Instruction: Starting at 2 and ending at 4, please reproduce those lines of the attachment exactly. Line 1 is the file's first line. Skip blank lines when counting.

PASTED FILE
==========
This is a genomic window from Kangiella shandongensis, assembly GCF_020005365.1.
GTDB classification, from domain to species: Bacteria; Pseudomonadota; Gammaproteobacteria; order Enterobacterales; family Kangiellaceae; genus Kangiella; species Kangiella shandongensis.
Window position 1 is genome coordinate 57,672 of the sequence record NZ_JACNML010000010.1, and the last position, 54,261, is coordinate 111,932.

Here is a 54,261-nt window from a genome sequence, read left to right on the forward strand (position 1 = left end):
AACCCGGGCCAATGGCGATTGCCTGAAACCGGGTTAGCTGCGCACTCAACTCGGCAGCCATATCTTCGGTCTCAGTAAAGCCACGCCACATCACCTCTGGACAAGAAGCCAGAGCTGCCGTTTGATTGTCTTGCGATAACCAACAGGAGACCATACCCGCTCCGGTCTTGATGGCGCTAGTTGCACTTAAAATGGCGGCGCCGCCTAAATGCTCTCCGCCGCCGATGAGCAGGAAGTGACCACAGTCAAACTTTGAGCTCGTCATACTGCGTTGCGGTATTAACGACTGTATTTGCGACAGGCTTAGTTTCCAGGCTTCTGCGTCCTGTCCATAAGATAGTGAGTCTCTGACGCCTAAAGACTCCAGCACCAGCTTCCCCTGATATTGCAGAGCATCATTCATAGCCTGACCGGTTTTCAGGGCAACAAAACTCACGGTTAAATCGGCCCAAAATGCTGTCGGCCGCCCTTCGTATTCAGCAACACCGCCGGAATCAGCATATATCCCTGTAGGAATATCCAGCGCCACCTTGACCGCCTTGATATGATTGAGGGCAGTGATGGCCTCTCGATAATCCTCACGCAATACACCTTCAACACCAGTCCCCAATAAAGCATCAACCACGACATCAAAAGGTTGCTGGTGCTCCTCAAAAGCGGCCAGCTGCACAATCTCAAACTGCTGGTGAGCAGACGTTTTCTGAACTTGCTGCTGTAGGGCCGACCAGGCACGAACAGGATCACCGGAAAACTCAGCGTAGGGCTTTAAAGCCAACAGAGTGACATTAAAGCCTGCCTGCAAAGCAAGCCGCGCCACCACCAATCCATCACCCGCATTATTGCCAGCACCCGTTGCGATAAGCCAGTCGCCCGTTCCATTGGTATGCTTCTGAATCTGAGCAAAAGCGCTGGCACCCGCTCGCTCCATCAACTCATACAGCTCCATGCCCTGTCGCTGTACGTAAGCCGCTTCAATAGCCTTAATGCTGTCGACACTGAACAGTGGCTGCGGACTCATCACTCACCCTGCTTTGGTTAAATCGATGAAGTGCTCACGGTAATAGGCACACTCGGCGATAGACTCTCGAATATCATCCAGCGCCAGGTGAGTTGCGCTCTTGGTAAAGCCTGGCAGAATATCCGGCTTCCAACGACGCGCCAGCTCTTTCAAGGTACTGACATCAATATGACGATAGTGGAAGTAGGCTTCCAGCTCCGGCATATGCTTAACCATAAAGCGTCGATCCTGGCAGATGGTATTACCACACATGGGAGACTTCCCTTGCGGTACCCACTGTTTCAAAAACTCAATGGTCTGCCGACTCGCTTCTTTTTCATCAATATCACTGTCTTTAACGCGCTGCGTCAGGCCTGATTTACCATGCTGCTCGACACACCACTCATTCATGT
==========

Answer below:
GTDB classification, from domain to species: Bacteria; Pseudomonadota; Gammaproteobacteria; order Enterobacterales; family Kangiellaceae; genus Kangiella; species Kangiella shandongensis.
Window position 1 is genome coordinate 57,672 of the sequence record NZ_JACNML010000010.1, and the last position, 54,261, is coordinate 111,932.

Here is a 54,261-nt window from a genome sequence, read left to right on the forward strand (position 1 = left end):